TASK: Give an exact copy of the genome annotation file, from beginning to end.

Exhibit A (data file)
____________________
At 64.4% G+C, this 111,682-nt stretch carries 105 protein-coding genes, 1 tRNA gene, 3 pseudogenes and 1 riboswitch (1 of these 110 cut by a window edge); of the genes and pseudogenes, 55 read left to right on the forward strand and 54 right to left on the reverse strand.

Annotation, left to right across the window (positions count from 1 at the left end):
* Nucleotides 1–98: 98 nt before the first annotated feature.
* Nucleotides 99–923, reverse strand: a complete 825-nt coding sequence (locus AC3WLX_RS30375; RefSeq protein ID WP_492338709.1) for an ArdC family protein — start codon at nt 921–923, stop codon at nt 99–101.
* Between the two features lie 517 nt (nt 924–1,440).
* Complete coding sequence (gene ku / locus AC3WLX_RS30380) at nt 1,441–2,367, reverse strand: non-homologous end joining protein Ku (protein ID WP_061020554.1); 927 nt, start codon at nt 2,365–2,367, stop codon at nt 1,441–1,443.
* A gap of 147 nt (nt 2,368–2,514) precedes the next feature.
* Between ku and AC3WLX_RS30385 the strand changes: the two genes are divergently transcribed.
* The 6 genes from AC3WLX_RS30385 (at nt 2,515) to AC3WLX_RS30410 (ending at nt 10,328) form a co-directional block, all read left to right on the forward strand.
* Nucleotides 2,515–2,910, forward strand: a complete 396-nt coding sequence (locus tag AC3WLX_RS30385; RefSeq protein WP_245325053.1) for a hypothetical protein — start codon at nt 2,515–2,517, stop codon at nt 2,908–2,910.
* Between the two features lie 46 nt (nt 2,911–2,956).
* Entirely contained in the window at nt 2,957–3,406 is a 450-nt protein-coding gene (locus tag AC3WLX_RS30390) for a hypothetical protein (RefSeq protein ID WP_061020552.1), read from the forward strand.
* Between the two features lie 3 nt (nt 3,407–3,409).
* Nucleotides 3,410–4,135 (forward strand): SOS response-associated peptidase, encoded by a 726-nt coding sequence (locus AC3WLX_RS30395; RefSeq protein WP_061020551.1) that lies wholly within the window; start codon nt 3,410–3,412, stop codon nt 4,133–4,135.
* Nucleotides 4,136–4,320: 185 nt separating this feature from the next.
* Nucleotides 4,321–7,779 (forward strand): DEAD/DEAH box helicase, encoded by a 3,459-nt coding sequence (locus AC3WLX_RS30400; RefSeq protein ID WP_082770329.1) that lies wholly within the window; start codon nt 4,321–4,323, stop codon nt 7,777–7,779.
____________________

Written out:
At 64.4% G+C, this 111,682-nt stretch carries 105 protein-coding genes, 1 tRNA gene, 3 pseudogenes and 1 riboswitch (1 of these 110 cut by a window edge); of the genes and pseudogenes, 55 read left to right on the forward strand and 54 right to left on the reverse strand.

Annotation, left to right across the window (positions count from 1 at the left end):
* Nucleotides 1–98: 98 nt before the first annotated feature.
* Nucleotides 99–923, reverse strand: a complete 825-nt coding sequence (locus AC3WLX_RS30375; RefSeq protein ID WP_492338709.1) for an ArdC family protein — start codon at nt 921–923, stop codon at nt 99–101.
* Between the two features lie 517 nt (nt 924–1,440).
* Complete coding sequence (gene ku / locus AC3WLX_RS30380) at nt 1,441–2,367, reverse strand: non-homologous end joining protein Ku (protein ID WP_061020554.1); 927 nt, start codon at nt 2,365–2,367, stop codon at nt 1,441–1,443.
* A gap of 147 nt (nt 2,368–2,514) precedes the next feature.
* Between ku and AC3WLX_RS30385 the strand changes: the two genes are divergently transcribed.
* The 6 genes from AC3WLX_RS30385 (at nt 2,515) to AC3WLX_RS30410 (ending at nt 10,328) form a co-directional block, all read left to right on the forward strand.
* Nucleotides 2,515–2,910, forward strand: a complete 396-nt coding sequence (locus tag AC3WLX_RS30385; RefSeq protein WP_245325053.1) for a hypothetical protein — start codon at nt 2,515–2,517, stop codon at nt 2,908–2,910.
* Between the two features lie 46 nt (nt 2,911–2,956).
* Entirely contained in the window at nt 2,957–3,406 is a 450-nt protein-coding gene (locus tag AC3WLX_RS30390) for a hypothetical protein (RefSeq protein ID WP_061020552.1), read from the forward strand.
* Between the two features lie 3 nt (nt 3,407–3,409).
* Nucleotides 3,410–4,135 (forward strand): SOS response-associated peptidase, encoded by a 726-nt coding sequence (locus AC3WLX_RS30395; RefSeq protein WP_061020551.1) that lies wholly within the window; start codon nt 3,410–3,412, stop codon nt 4,133–4,135.
* Nucleotides 4,136–4,320: 185 nt separating this feature from the next.
* Nucleotides 4,321–7,779 (forward strand): DEAD/DEAH box helicase, encoded by a 3,459-nt coding sequence (locus AC3WLX_RS30400; RefSeq protein ID WP_082770329.1) that lies wholly within the window; start codon nt 4,321–4,323, stop codon nt 7,777–7,779.